in the North Sea', 'Huge Air Battles over the Channel', etc., etc. The
little man is saying 'ACTION STORIES, please'. That little man stood for
all the drugged millions to whom the world of the gangster and the
prize-ring is more 'real', more 'tough', than such things as wars,
revolutions, earthquakes, famines and pestilences. From the point of view
of a reader of ACTION STORIES, a description of the London blitz, or of
the struggles of the European underground parties, would be 'sissy
stuff'. On the other hand, some puny gun-battle in Chicago, resulting in
perhaps half a dozen deaths, would seem genuinely 'tough'. This habit of
mind is now extremely widespread. A soldier sprawls in a muddy trench,
with the machine-gun bullets crackling a foot or two overhead, and whiles
away his intolerable boredom by reading an American gangster story. And
what is it that makes that story so exciting? Precisely the fact that
people are shooting at each other with machine-guns! Neither the soldier
nor anyone else sees anything curious in this. It is taken for granted
that an imaginary bullet is more thrilling than a real one.

The obvious explanation is that in real life one is usually a passive
victim, whereas in the adventure story one can think of oneself as being
at the centre of events. But there is more to it than that. Here it is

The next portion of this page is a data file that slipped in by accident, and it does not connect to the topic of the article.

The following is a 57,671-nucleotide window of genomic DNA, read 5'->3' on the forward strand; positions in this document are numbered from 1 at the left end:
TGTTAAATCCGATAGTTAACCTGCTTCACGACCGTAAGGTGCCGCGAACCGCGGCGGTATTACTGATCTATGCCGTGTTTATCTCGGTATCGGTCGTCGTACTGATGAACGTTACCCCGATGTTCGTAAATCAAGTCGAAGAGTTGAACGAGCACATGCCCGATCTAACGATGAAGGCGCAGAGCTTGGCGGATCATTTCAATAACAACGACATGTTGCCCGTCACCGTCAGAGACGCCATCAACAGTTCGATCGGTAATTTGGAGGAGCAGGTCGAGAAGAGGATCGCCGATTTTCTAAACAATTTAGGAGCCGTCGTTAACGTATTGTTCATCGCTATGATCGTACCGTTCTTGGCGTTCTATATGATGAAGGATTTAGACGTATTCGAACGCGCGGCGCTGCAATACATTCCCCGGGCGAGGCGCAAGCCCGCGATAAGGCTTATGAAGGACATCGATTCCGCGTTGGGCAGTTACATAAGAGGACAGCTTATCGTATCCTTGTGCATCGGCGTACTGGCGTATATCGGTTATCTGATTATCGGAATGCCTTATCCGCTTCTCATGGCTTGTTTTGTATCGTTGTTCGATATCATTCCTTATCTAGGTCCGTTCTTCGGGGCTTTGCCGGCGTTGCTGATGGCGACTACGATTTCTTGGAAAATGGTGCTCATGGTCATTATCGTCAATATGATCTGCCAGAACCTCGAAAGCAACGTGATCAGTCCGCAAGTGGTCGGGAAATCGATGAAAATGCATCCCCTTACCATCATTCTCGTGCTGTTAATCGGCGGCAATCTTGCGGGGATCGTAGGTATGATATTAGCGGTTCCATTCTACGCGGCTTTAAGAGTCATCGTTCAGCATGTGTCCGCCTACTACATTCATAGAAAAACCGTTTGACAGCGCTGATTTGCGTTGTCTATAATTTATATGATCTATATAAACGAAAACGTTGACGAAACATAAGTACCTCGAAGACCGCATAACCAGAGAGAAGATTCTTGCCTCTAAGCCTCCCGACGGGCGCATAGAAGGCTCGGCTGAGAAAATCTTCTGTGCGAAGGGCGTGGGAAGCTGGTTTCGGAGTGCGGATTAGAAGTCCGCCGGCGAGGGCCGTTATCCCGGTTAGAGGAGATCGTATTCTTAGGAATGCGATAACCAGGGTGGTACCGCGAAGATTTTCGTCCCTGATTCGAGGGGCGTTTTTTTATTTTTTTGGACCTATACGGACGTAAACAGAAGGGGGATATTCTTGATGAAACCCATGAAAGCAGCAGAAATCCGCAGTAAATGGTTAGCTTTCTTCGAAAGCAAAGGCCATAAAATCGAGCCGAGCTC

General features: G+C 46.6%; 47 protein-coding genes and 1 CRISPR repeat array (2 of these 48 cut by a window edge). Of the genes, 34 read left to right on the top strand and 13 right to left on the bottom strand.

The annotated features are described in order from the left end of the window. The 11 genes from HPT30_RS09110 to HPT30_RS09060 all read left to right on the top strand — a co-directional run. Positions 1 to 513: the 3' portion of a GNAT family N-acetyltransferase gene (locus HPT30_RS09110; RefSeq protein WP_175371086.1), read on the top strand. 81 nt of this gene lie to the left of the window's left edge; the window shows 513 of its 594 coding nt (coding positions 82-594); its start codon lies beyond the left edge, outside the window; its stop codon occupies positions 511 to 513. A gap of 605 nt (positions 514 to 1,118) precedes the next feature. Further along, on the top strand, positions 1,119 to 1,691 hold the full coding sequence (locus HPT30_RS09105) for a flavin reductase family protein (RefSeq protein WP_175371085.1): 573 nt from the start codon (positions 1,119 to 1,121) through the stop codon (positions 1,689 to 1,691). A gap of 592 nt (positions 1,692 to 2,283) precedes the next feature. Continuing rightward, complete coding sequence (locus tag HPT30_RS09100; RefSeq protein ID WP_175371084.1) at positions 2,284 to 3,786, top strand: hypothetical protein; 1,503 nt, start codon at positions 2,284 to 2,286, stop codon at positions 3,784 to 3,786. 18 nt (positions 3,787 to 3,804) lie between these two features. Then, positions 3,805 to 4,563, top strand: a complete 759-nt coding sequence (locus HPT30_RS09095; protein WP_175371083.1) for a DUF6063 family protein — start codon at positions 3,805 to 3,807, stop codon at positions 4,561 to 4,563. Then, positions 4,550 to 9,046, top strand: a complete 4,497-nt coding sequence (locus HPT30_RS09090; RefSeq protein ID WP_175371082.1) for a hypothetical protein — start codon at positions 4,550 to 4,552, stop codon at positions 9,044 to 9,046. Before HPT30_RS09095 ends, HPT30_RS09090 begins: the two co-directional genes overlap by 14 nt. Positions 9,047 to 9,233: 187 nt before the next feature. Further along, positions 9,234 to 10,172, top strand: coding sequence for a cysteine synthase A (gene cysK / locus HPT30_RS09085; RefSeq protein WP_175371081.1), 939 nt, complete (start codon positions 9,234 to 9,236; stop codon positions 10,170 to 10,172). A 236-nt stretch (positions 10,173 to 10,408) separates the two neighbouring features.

necessary to refer again to the curious fact of NO ORCHIDS being written
--with technical errors, perhaps, but certainly with considerable skill--
in the American language.

There exists in America an enormous literature of more or less the same
stamp as NO ORCHIDS. Quite apart from books, there is the huge array of
'pulp magazines', graded so as to cater for different kinds of fantasy,
but nearly all having much the same mental atmosphere. A few of them go
in for straight pornography, but the great majority are quite plainly
aimed at sadists and masochists. Sold at threepence a copy under the
title of Yank Mags, [Note, below] these things used to enjoy considerable
popularity in England, but when the supply dried up owing to the war, no
satisfactory substitute was forthcoming. English imitations of the 'pulp
magazine' do now exist, but they are poor things compared with the
original. English crook films, again, never approach the American crook